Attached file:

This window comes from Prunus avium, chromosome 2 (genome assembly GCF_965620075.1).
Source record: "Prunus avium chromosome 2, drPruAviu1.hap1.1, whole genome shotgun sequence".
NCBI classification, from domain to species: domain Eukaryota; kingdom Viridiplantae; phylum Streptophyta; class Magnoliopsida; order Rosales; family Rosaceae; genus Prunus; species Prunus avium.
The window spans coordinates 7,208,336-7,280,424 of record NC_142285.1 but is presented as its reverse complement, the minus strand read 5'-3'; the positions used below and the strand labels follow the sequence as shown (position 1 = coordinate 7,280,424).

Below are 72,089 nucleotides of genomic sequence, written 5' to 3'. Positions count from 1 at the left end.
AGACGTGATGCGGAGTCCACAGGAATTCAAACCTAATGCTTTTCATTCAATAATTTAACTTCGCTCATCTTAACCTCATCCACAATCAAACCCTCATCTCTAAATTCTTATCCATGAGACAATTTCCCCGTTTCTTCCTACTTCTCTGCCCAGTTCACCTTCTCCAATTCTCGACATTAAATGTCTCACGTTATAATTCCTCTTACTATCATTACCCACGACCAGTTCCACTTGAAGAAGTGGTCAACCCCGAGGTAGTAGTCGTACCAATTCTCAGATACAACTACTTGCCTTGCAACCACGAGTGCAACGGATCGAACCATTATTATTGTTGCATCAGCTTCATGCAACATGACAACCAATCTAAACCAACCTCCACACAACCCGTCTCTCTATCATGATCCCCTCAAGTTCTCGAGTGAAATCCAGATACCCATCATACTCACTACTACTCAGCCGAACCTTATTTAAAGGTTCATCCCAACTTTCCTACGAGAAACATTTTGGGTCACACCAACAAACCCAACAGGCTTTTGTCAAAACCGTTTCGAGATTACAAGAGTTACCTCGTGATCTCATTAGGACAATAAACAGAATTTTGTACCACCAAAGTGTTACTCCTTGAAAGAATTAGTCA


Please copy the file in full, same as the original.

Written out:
This window comes from Prunus avium, chromosome 2 (genome assembly GCF_965620075.1).
Source record: "Prunus avium chromosome 2, drPruAviu1.hap1.1, whole genome shotgun sequence".
NCBI classification, from domain to species: domain Eukaryota; kingdom Viridiplantae; phylum Streptophyta; class Magnoliopsida; order Rosales; family Rosaceae; genus Prunus; species Prunus avium.
The window spans coordinates 7,208,336-7,280,424 of record NC_142285.1 but is presented as its reverse complement, the minus strand read 5'-3'; the positions used below and the strand labels follow the sequence as shown (position 1 = coordinate 7,280,424).

Below are 72,089 nucleotides of genomic sequence, written 5' to 3'. Positions count from 1 at the left end.
AGACGTGATGCGGAGTCCACAGGAATTCAAACCTAATGCTTTTCATTCAATAATTTAACTTCGCTCATCTTAACCTCATCCACAATCAAACCCTCATCTCTAAATTCTTATCCATGAGACAATTTCCCCGTTTCTTCCTACTTCTCTGCCCAGTTCACCTTCTCCAATTCTCGACATTAAATGTCTCACGTTATAATTCCTCTTACTATCATTACCCACGACCAGTTCCACTTGAAGAAGTGGTCAACCCCGAGGTAGTAGTCGTACCAATTCTCAGATACAACTACTTGCCTTGCAACCACGAGTGCAACGGATCGAACCATTATTATTGTTGCATCAGCTTCATGCAACATGACAACCAATCTAAACCAACCTCCACACAACCCGTCTCTCTATCATGATCCCCTCAAGTTCTCGAGTGAAATCCAGATACCCATCATACTCACTACTACTCAGCCGAACCTTATTTAAAGGTTCATCCCAACTTTCCTACGAGAAACATTTTGGGTCACACCAACAAACCCAACAGGCTTTTGTCAAAACCGTTTCGAGATTACAAGAGTTACCTCGTGATCTCATTAGGACAATAAACAGAATTTTGTACCACCAAAGTGTTACTCCTTGAAAGAATTAGTCA